River Blindness is one of the world’s neglected tropical diseases -- a term the World Health Organization uses to officially refer to them. The disease affects people in 19 sub-Saharan African countries. The US-based Carter Center is working with these countries to control and, in one case, to eradicate the disease. Dr. Frank Richards directs the Center’s River Blindness Program. He attended a recent conference in Washington on Global Health in the 21st Century, where he spoke with Voice of America English to Africa reporter Cole Mallard. In this fifth and final part of our series on neglected tropical diseases, Dr. Richards says river blindness occurs in areas near rapidly flowing streams, the breeding place for the black fly, which transmits the disease.
The Carter Center official says river blindness is common in most of sub-Saharan Africa, excluding South Africa and surrounding areas. He says the two countries most affected by the disease are Ghana and the Democratic Republic of Congo (DRC.)
Dr. Richards says the program’s success is due to two major factors: former president Jimmy Carter’s long-standing interest in combating river blindness and the decision in 1987 by the pharmaceutical company Merck to indefinitely donate a drug called Mectizan, which the Carter Center helped distribute. He says the effort got another boost in 1996, when the Center partnered with the health ministries of five African countries. The doctor says, “I’m very proud to say that during the 11-year period we’ve been working, we’ve distributed over a hundred million treatments in Nigeria, Uganda, Cameroon, Sudan and Ethiopia.”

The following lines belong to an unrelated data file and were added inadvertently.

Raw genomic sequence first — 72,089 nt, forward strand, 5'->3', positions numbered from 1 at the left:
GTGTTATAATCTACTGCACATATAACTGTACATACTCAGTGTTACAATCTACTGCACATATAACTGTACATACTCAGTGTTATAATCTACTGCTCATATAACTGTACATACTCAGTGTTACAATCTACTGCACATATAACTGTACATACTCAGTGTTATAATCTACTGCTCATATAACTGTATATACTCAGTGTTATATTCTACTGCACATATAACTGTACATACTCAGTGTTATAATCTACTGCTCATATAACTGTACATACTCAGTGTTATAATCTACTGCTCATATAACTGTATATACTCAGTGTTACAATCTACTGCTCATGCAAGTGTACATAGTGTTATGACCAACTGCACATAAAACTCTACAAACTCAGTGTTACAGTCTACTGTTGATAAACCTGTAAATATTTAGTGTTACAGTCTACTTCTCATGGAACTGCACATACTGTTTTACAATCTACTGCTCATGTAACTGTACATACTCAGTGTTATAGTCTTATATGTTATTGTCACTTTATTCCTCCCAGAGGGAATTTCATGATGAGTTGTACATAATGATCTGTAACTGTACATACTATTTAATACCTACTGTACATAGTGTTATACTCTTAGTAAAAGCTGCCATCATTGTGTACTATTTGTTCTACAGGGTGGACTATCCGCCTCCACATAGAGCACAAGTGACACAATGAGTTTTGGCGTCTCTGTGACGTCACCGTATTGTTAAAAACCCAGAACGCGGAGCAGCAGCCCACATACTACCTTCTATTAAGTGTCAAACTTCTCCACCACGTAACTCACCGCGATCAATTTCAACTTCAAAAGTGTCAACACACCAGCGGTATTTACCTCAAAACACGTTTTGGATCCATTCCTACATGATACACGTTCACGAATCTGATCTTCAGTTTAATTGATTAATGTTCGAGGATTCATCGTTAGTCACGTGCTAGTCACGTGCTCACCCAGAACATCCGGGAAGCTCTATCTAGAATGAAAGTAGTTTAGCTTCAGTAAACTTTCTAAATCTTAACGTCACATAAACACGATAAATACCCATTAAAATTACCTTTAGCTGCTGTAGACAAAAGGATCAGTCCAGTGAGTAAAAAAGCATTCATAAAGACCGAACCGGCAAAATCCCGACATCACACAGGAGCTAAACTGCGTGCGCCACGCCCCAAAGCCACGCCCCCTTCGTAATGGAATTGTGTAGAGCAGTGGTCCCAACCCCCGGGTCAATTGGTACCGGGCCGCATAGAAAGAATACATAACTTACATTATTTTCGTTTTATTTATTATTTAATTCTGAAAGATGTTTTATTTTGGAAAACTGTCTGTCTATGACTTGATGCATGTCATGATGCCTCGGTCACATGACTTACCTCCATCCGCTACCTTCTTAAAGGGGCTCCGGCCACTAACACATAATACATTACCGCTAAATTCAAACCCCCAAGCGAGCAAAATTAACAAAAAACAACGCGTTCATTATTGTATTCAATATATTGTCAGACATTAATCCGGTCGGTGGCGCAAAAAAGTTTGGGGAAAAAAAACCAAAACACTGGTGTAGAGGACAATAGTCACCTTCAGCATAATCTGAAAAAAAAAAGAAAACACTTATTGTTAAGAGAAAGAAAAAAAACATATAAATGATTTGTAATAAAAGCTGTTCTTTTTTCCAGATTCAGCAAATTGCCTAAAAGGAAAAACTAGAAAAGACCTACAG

TAKING THE PILL
Dr. Richards says massive group treatment is provided in the form of a tablet given once or twice a year by volunteers in communities that have high infection levels. He says the pill reduces the risk of blindness and, in some cases, helps those with the disease get better: “We hear great stories about people now able to read their Bibles or their Korans -- or tailors, for example, who couldn’t thread needles before, who are now able to thread their needles; or mothers and grandmothers who need to chase their kids around and make sure they’re safe, now able to do that better without the fear of running into a wall, because they were unable to see due to the river blindness parasite.”
Dr. Richards says Uganda is adopting a new approach in treating river blindness, shifting from containing the disease to eradicating it. The Carter Center official admits this is not the first time such an approach has been tried. But he adds, “It is really the first time that a country has embraced an eradication policy and declared to the world that this is what they’re going to try and do. It’s quite a brave approach and the Carter Center is excited about it, and we have declared ourselves partners with Uganda and their ministry of health in this endeavor.”